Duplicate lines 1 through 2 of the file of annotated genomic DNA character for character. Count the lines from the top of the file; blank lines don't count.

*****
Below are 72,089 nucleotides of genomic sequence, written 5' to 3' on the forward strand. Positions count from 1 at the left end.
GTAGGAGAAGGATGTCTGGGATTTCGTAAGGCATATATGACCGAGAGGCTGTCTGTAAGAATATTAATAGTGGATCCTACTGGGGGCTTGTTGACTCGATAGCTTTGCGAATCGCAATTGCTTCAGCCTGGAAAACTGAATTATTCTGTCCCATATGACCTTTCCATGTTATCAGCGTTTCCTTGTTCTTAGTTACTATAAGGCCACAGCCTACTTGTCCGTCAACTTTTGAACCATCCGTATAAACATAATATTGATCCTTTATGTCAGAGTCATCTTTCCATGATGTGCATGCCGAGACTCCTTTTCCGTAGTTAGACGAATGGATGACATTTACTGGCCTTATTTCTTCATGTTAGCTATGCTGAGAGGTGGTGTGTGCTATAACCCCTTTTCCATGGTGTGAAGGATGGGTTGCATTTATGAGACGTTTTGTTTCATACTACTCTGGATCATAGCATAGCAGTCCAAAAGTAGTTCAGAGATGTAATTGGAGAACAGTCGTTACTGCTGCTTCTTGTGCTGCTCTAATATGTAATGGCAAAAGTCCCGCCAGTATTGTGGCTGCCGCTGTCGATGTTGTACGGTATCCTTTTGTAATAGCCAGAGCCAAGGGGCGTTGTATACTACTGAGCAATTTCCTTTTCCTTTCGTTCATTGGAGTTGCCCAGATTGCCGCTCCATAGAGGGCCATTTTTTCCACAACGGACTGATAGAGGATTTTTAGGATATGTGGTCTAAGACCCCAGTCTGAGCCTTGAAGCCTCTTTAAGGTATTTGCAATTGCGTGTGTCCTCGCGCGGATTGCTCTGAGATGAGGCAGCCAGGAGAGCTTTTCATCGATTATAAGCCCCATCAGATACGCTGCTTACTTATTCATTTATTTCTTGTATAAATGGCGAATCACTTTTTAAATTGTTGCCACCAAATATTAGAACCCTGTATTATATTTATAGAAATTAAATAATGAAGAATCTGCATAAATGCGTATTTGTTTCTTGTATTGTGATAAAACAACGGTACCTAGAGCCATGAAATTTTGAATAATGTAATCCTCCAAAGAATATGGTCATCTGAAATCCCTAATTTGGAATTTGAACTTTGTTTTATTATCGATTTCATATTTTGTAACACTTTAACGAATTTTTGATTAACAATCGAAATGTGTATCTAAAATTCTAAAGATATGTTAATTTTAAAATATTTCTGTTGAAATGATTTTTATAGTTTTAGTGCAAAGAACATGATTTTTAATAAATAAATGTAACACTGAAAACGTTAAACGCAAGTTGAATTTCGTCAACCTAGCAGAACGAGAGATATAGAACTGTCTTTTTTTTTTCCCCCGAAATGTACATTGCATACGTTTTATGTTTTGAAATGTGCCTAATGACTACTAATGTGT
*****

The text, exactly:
Below are 72,089 nucleotides of genomic sequence, written 5' to 3' on the forward strand. Positions count from 1 at the left end.
GTAGGAGAAGGATGTCTGGGATTTCGTAAGGCATATATGACCGAGAGGCTGTCTGTAAGAATATTAATAGTGGATCCTACTGGGGGCTTGTTGACTCGATAGCTTTGCGAATCGCAATTGCTTCAGCCTGGAAAACTGAATTATTCTGTCCCATATGACCTTTCCATGTTATCAGCGTTTCCTTGTTCTTAGTTACTATAAGGCCACAGCCTACTTGTCCGTCAACTTTTGAACCATCCGTATAAACATAATATTGATCCTTTATGTCAGAGTCATCTTTCCATGATGTGCATGCCGAGACTCCTTTTCCGTAGTTAGACGAATGGATGACATTTACTGGCCTTATTTCTTCATGTTAGCTATGCTGAGAGGTGGTGTGTGCTATAACCCCTTTTCCATGGTGTGAAGGATGGGTTGCATTTATGAGACGTTTTGTTTCATACTACTCTGGATCATAGCATAGCAGTCCAAAAGTAGTTCAGAGATGTAATTGGAGAACAGTCGTTACTGCTGCTTCTTGTGCTGCTCTAATATGTAATGGCAAAAGTCCCGCCAGTATTGTGGCTGCCGCTGTCGATGTTGTACGGTATCCTTTTGTAATAGCCAGAGCCAAGGGGCGTTGTATACTACTGAGCAATTTCCTTTTCCTTTCGTTCATTGGAGTTGCCCAGATTGCCGCTCCATAGAGGGCCATTTTTTCCACAACGGACTGATAGAGGATTTTTAGGATATGTGGTCTAAGACCCCAGTCTGAGCCTTGAAGCCTCTTTAAGGTATTTGCAATTGCGTGTGTCCTCGCGCGGATTGCTCTGAGATGAGGCAGCCAGGAGAGCTTTTCATCGATTATAAGCCCCATCAGATACGCTGCTTACTTATTCATTTATTTCTTGTATAAATGGCGAATCACTTTTTAAATTGTTGCCACCAAATATTAGAACCCTGTATTATATTTATAGAAATTAAATAATGAAGAATCTGCATAAATGCGTATTTGTTTCTTGTATTGTGATAAAACAACGGTACCTAGAGCCATGAAATTTTGAATAATGTAATCCTCCAAAGAATATGGTCATCTGAAATCCCTAATTTGGAATTTGAACTTTGTTTTATTATCGATTTCATATTTTGTAACACTTTAACGAATTTTTGATTAACAATCGAAATGTGTATCTAAAATTCTAAAGATATGTTAATTTTAAAATATTTCTGTTGAAATGATTTTTATAGTTTTAGTGCAAAGAACATGATTTTTAATAAATAAATGTAACACTGAAAACGTTAAACGCAAGTTGAATTTCGTCAACCTAGCAGAACGAGAGATATAGAACTGTCTTTTTTTTTTCCCCCGAAATGTACATTGCATACGTTTTATGTTTTGAAATGTGCCTAATGACTACTAATGTGT